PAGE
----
The Housing and Employment Leading People to Success (HELPS) linked the acquisition program, the provision of job training and the movement of tenants to home ownership as a means to promote self reliance. Training programs focused on building construction, the rehabilitation of existing housing stock, and the “deconstruction” or recycling of useable materials from homes slated for acquisition.10 A common problem following disasters impacting low and moderate-income communities is the ability to find construction firms that are willing to focus on the repair or replacement of this type of housing stock. This problem can be particularly acute in rural areas. Profit margins are typically lower when compared to the construction or repair of more expensive housing. In an attempt to address this concern, Kinston sought to create locally-based expertise that would be willing to fill this niche market, thereby addressing localized recovery needs and creating jobs for those living in the area.
9 The physical relocation of disaster victims to new housing presented several challenges to local officials, victims and elected officials. Local officials were faced with the identification of suitable replacement dwellings and attempts to relocate entire communities, thereby maintaining established neighborhood ties. Individuals were given a range of relocation options in an attempt to meet their social and economic needs. The large-scale relocation effort had political implications as well. The movement of large numbers of people from one voting district to another resulted in some elected officials questioning the motives of redevelopment efforts.
10 The deconstruction process involves salvaging materials that could be used in other construction projects. Materials may include flooring, doors, cabinetry, windows, framing material, molding, bricks and other items. In the case of flood-damaged housing, salvageable materials used in home construction should not include those damaged by floodwaters. As a general rule, the deconstruction of four homes results in the materials necessary for the construction of one home. An additional benefit of this process is the significant reduction of demolition debris sent to the landfill.
Identifying and training the people that can assist in the redevelopment of needed housing stock was an important first step. Call Kinston Home represents the second phase, encouraging economic investment and revitalization in the central business district and adjacent neighborhoods. Creating the economic stimulus for new housing construction involved a broad coalition. Members included the Kinston Housing Authority, Lenoir County Community College, the Chamber of Commerce, local, state and federal officials, Habitat for Humanity, North Carolina Homebuilders Association and private lending companies.
Linking Mitigation and Recovery Goals with Broader Community Objectives
Kinston officials had developed plans prior to Hurricane Fran that would address chronic problems such as a declining population and economy, loss of jobs, lack of safe and sanitary housing, and an overall decline in the quality of life among residents. The primary challenge facing Kinston was the lack of available resources to comprehensively address identified needs. While the city was successful in obtaining grants and loans to tackle a variety of problems, the amount of funding was not sufficient to comprehensively revitalize the city. When Hurricane Fran struck, city officials reviewed and amended their comprehensive plan, emphasizing ways to connect recovery programs to pre-identified goals and objectives. This required analyzing program eligibility constraints and pre-identified community needs. Once completed, the plan provided a roadmap for local officials linking recovery funding with pre-identified community goals. A massive influx of state and federal money followed, bringing major physical, economic and societal change. Several community officials have noted that Hurricanes Fran and Floyd “were the best thing that could have happened to the city.” Following Hurricane Floyd, the city created and adopted a hazard mitigation plan to more clearly delineate risk reduction strategies alluded to in the Urban Growth Plan. Specific objectives included enhancing standards identified in the Local Flood Damage Prevention Ordinance, expanding the use of buyouts to acquire flood-prone properties and increasing the size and number of floodplain conservation areas, creating a Redevelopment Plan to guide the post-Floyd rebuilding process, citing new communities in areas facing lower flood risk, and reassessing the accuracy of current flood maps.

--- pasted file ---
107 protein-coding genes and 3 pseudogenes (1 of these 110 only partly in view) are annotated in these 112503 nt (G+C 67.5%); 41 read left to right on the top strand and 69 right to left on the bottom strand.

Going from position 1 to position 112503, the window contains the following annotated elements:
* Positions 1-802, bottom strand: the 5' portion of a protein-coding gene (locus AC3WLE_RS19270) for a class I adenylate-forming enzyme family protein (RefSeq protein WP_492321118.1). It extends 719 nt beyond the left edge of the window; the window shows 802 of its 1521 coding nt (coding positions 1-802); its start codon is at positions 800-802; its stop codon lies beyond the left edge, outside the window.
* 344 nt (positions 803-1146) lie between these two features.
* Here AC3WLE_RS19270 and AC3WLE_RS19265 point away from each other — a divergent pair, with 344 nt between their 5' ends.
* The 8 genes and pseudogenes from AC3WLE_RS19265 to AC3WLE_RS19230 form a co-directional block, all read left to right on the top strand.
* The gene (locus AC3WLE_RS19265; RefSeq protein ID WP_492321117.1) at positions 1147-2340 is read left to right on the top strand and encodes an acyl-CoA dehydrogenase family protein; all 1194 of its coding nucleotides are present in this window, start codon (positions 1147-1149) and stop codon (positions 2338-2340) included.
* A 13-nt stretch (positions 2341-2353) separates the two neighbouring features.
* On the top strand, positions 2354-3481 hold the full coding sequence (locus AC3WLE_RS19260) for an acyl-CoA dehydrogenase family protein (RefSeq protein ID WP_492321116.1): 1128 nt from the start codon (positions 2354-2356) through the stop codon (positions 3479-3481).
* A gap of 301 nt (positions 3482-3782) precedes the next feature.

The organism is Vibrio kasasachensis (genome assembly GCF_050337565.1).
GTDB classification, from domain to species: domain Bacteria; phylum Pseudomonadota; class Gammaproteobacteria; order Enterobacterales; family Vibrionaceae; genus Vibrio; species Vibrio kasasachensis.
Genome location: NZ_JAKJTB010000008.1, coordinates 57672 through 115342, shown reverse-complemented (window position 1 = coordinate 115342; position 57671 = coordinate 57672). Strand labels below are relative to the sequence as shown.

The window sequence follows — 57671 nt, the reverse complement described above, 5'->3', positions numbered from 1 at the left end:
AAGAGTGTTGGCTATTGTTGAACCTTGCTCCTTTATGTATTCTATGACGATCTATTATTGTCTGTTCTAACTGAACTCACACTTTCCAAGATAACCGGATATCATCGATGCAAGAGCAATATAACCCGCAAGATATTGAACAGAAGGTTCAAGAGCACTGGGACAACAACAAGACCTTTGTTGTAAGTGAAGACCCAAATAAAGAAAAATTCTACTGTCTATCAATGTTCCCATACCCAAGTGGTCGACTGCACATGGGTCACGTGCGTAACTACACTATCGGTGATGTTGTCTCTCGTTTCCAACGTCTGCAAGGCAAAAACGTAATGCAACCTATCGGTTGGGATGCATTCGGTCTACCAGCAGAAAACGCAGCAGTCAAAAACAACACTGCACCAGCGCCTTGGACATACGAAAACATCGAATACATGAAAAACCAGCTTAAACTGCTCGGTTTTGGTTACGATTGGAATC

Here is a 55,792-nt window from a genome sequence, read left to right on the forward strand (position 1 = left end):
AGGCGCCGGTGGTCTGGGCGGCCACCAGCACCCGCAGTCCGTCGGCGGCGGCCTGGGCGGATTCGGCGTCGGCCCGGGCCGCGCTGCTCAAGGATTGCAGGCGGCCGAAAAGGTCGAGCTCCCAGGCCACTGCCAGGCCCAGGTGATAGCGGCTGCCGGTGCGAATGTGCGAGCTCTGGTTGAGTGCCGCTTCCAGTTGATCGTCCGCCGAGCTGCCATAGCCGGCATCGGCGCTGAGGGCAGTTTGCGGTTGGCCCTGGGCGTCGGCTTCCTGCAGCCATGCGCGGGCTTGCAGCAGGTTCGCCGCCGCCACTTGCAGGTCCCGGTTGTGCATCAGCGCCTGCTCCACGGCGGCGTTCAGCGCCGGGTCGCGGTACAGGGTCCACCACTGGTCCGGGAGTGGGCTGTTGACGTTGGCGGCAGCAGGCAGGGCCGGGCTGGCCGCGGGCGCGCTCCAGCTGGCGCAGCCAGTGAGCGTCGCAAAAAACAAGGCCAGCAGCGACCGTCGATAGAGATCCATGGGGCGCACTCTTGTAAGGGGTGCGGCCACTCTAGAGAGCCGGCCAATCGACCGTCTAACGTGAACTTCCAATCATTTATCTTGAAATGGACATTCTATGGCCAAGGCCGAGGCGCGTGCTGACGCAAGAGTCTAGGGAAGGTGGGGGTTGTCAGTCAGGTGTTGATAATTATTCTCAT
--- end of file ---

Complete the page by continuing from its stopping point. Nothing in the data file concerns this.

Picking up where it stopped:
Multiple disasters allowed the city to implement long-standing goals of economic revitalization and development, enhance recreational and tourism opportunities, address serious environmental concerns, and improve the overall quality of life in Kinston. Post-disaster funding enabled the city to acquire over 400 hundred homes,11 develop new communities that focused on replacement housing for disaster victims, relocate a flood-prone waste-water treatment plant, and acquire automobile junkyards located in the floodplain. These actions necessitated developing innovative strategies to assist individual disaster victims and the community as a whole through partnerships with state historic preservation groups, faith-based volunteer groups, the North Carolina Division of
Emergency Management, Division of Water Quality, Division of Community Assistance and the Hurricane Floyd Redevelopment Center.
Summary and Conclusions
In Kinston, the capacity of local government officials extended beyond the administration of post-disaster grant programs. Staff proactively developed innovative strategies to address pre-identified local needs. The complex and often confusing process of recovery and redevelopment were learned over time as a result of Hurricane Fran, and honed during the recovery following Hurricane Floyd. Kinston officials realized how to coordinate funding sources to achieve existing and future goals and objectives delineated in their Comprehensive Plan. The large influx of disaster aid provided heretofore unprecedented opportunities. When Hurricane Floyd struck three years later, the city had developed a strategic vision whose goals included clearing the floodplain of development, guiding development away from known hazard areas, revitalizing downtown, expanding the quantity of affordable housing, and improving the overall quality of life for the citizens of Kinston. In order to achieve these aims, Kinston effectively capitalized on existing technical and political support.